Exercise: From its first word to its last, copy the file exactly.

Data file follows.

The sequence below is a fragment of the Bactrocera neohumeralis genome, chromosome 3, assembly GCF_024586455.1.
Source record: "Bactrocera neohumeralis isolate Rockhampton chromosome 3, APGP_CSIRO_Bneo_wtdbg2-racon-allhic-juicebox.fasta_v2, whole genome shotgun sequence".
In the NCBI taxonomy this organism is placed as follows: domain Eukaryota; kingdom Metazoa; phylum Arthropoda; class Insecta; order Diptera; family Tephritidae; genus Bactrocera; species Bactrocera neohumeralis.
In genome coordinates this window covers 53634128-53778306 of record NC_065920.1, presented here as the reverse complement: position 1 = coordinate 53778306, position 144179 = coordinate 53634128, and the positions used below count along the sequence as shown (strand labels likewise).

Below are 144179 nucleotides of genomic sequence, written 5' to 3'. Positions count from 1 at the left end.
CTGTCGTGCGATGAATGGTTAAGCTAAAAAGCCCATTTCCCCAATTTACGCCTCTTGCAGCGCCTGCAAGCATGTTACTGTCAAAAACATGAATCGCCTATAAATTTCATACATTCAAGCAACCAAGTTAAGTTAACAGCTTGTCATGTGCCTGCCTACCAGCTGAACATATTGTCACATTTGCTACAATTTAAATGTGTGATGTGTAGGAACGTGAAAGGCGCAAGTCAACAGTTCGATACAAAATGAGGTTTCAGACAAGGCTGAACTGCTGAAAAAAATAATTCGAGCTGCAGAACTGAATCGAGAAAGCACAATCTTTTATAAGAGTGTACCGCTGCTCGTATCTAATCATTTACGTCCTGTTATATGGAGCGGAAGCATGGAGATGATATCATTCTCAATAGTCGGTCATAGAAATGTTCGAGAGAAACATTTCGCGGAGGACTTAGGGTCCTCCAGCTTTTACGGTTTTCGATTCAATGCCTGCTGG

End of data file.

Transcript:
The sequence below is a fragment of the Bactrocera neohumeralis genome, chromosome 3, assembly GCF_024586455.1.
Source record: "Bactrocera neohumeralis isolate Rockhampton chromosome 3, APGP_CSIRO_Bneo_wtdbg2-racon-allhic-juicebox.fasta_v2, whole genome shotgun sequence".
In the NCBI taxonomy this organism is placed as follows: domain Eukaryota; kingdom Metazoa; phylum Arthropoda; class Insecta; order Diptera; family Tephritidae; genus Bactrocera; species Bactrocera neohumeralis.
In genome coordinates this window covers 53634128-53778306 of record NC_065920.1, presented here as the reverse complement: position 1 = coordinate 53778306, position 144179 = coordinate 53634128, and the positions used below count along the sequence as shown (strand labels likewise).

Below are 144179 nucleotides of genomic sequence, written 5' to 3'. Positions count from 1 at the left end.
CTGTCGTGCGATGAATGGTTAAGCTAAAAAGCCCATTTCCCCAATTTACGCCTCTTGCAGCGCCTGCAAGCATGTTACTGTCAAAAACATGAATCGCCTATAAATTTCATACATTCAAGCAACCAAGTTAAGTTAACAGCTTGTCATGTGCCTGCCTACCAGCTGAACATATTGTCACATTTGCTACAATTTAAATGTGTGATGTGTAGGAACGTGAAAGGCGCAAGTCAACAGTTCGATACAAAATGAGGTTTCAGACAAGGCTGAACTGCTGAAAAAAATAATTCGAGCTGCAGAACTGAATCGAGAAAGCACAATCTTTTATAAGAGTGTACCGCTGCTCGTATCTAATCATTTACGTCCTGTTATATGGAGCGGAAGCATGGAGATGATATCATTCTCAATAGTCGGTCATAGAAATGTTCGAGAGAAACATTTCGCGGAGGACTTAGGGTCCTCCAGCTTTTACGGTTTTCGATTCAATGCCTGCTGG